But how many corporations are actually spending that amount of money for these really comprehensive audits? You know, that kind of information is not often revealed in these so-called sustainability pages and corporate social responsibility pages that are on everybody’s websites these days, but for the most part these kinds of terms–transparency, sustainability, and ethical sourcing–they’re just marketing buzzwords that help corporations make a lot of money. But I hope what my book would do is to just educate people on what these terms are actually–how little these types of terms and supply-chain pages actually reveal, and what they should be saying, if we really want to know that our products are not being made in labor camps.

RS: So I think that that is a very important corrective, if you want, to the effect of consumer fetishism, or the consumer obsession. I mean, America is drunk on cheap products from the rest of the world, on the rape of resources of the rest of the world. And so it’s “too good to check” as to actually what is somebody being paid when they’re making your iPhone, whether it’s in a forced labor camp–which is awful, as awful as it gets–or in what is called normal human practice, if you don’t have the right to demand an improvement of your conditions, or any labor rights, or so forth. 

But please revisit the love affair. Because this book is really about a love affair of two people; I don’t want people to think this is some sort of tedious, statistical work or something; it’s a compelling, among other things, love story of two people who are trying to survive in China. And, you know, they don’t start out trying to break the law or anything. They’re trying to have a marriage. And it ends with, you know, tragedy of–you know, horrible tragedy. And so could you just tell that story? I don’t want to lose it here.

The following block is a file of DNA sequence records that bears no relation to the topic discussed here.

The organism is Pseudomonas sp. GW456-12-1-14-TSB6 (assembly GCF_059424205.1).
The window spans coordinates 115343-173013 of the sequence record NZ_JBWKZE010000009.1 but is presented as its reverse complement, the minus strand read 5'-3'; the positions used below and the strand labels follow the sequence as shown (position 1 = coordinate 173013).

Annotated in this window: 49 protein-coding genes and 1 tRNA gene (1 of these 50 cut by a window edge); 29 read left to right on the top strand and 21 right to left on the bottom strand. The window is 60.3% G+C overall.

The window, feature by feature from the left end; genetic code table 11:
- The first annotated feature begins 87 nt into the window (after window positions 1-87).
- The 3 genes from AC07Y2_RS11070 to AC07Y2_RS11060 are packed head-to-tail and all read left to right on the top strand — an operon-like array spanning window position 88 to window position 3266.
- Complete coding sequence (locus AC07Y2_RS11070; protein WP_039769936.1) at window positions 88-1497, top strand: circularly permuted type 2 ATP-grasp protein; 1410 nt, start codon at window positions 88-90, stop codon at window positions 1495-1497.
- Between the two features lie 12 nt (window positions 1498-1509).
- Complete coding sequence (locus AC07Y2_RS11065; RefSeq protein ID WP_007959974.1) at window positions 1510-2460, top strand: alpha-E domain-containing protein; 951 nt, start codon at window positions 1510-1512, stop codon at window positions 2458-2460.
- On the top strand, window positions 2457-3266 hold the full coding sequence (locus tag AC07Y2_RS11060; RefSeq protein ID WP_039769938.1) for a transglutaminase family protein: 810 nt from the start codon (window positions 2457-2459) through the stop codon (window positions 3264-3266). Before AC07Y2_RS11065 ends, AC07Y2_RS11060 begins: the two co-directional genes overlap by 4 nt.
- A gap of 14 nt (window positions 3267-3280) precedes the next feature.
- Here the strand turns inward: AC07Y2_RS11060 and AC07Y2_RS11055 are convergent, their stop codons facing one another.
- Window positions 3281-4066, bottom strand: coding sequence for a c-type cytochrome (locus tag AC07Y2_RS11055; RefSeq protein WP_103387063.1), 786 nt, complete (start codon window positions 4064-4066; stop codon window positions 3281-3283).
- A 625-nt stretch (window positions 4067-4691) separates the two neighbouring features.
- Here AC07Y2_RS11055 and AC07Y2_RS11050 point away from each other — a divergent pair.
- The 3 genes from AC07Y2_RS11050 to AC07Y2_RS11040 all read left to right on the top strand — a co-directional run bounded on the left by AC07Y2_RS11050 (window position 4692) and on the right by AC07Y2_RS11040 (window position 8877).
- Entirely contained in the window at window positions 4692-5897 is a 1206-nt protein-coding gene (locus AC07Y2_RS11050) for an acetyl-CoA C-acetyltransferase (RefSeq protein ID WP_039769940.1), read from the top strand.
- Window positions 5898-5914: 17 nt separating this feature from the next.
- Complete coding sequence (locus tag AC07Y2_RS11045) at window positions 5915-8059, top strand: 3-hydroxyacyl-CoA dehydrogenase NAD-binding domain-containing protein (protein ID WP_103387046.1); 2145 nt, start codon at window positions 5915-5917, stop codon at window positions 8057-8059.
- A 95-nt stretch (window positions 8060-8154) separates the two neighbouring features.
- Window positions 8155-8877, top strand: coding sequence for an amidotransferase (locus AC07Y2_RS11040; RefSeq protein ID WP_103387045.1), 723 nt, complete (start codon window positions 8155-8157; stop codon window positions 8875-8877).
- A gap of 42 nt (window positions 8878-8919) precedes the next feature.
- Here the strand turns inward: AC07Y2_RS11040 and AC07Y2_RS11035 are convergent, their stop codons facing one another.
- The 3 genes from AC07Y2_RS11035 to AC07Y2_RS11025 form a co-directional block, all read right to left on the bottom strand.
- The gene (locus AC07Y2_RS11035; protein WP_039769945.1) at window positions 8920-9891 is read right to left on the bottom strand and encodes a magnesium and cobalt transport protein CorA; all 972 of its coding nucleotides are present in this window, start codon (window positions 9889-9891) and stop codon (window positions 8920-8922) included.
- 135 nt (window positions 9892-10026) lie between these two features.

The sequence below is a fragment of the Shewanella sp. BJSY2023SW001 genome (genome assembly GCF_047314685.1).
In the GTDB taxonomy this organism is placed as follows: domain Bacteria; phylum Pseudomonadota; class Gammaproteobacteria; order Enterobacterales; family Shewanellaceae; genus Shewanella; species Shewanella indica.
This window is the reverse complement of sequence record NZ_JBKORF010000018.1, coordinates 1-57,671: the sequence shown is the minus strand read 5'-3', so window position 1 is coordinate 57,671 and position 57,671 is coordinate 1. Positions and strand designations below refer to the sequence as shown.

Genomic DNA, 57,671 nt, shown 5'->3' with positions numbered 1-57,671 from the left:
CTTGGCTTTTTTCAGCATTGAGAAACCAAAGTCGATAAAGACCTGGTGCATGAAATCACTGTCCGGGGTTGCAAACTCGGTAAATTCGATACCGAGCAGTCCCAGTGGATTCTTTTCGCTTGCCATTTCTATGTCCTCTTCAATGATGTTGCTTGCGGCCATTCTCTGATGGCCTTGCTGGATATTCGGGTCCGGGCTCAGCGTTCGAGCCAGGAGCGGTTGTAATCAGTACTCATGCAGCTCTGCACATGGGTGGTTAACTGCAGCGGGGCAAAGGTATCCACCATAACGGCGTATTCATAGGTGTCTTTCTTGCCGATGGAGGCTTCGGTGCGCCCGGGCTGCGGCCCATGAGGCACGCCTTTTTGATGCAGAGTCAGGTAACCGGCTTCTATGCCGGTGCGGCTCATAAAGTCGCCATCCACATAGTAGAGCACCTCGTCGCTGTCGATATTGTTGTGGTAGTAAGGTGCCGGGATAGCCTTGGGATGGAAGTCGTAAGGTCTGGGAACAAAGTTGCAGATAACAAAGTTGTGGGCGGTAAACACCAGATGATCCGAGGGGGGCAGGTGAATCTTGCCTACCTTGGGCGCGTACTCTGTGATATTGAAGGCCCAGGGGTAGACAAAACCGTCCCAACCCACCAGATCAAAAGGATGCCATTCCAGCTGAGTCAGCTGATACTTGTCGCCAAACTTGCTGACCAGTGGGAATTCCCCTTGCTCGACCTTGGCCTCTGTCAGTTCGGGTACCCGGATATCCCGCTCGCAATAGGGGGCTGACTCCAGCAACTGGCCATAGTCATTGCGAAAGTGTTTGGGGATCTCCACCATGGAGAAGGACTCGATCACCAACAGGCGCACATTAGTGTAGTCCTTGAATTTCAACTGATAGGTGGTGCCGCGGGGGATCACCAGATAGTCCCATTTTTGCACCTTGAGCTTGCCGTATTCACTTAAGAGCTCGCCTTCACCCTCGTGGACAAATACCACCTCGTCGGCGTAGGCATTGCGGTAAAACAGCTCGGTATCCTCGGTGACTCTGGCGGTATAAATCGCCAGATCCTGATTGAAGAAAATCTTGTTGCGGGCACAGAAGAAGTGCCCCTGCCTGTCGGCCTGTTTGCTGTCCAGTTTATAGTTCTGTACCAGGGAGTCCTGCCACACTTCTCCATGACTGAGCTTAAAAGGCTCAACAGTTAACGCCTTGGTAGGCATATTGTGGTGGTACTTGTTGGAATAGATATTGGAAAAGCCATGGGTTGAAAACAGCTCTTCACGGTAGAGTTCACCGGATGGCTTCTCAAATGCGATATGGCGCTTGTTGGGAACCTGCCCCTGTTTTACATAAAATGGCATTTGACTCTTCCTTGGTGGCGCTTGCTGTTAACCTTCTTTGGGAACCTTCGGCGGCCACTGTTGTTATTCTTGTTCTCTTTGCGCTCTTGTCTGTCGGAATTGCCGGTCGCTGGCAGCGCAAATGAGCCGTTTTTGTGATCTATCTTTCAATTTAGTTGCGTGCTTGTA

AP: Thanks for bringing that up. Yes, there is a love story in the book. The author of the SOS letter that made it to the U.S., he was quite a romantic, you know. He met this girl in college that he fell madly in love with, but it wasn’t so easy for them to be together, because she was from a different part of China. And, you know, due to the hukou system in China, it’s not so easy to just move around to different cities and resettle there; you’ve got to have certain government forms approved, and to do that, in order to move to a city and be able to legally get a job there. And so they had a hard time finding a way to be together, even though they loved each other very much. 

And against all odds, they were able to finally get married and live together in Beijing. And, you know, it seemed like the start of a very, very promising and happy life. They had–they were a relatively young couple that had their whole future ahead of them. But then the man, Sun Yi, got involved with Falun Gong, which is this religious group that in China, they had been involved in some pretty large-scale protests that really, in the late nineties, they had organized a 10,000-person protest that really quite scared the Chinese government, because it reminded them of the 1989 protest. You know, you don’t often see a mass gathering like that in China, and the Chinese government works very hard to keep it that way. 

So shortly after that protest, they were banned, and since then they’ve taken on a lot of political dissent in China, in terms of, like, advocating for pro-democracy, activism, and trying to stand up to an authoritarian regime. And many of them, if they continue to participate in these kinds of political activities, they would get sent and disappeared into labor camps. So unfortunately, this man spent a lot of his years in labor camps, and his wife was faced with–you know, she wasn’t a follower of Falun Gong, and she could have just had a normal life and married someone else. But she–you know, they–they had to fight really hard to save their marriage. And, you know, it’s ultimately a human story about the human cost of our cheap goods.

RS: It is, it’s a compelling story. And let me say something about Falun Gong, because that’s–every country in the world that wants to control its people, or [their] actions, finds demons, finds people to scapegoat or hold accountable. And depending on whatever your political system is, you’ll find enemies, you know, based on their religion or their supposed politics. And Falun Gong is a group that has had probably–and you suggested in your book–probably been the major organizing opposition, in a way, to the regime in China. And we don’t have time to really go into it, and your book’s really not about it. But there are many such groups throughout the world. And they’re a mixture of religion and politics, and in this case even exercise and health routines and so forth.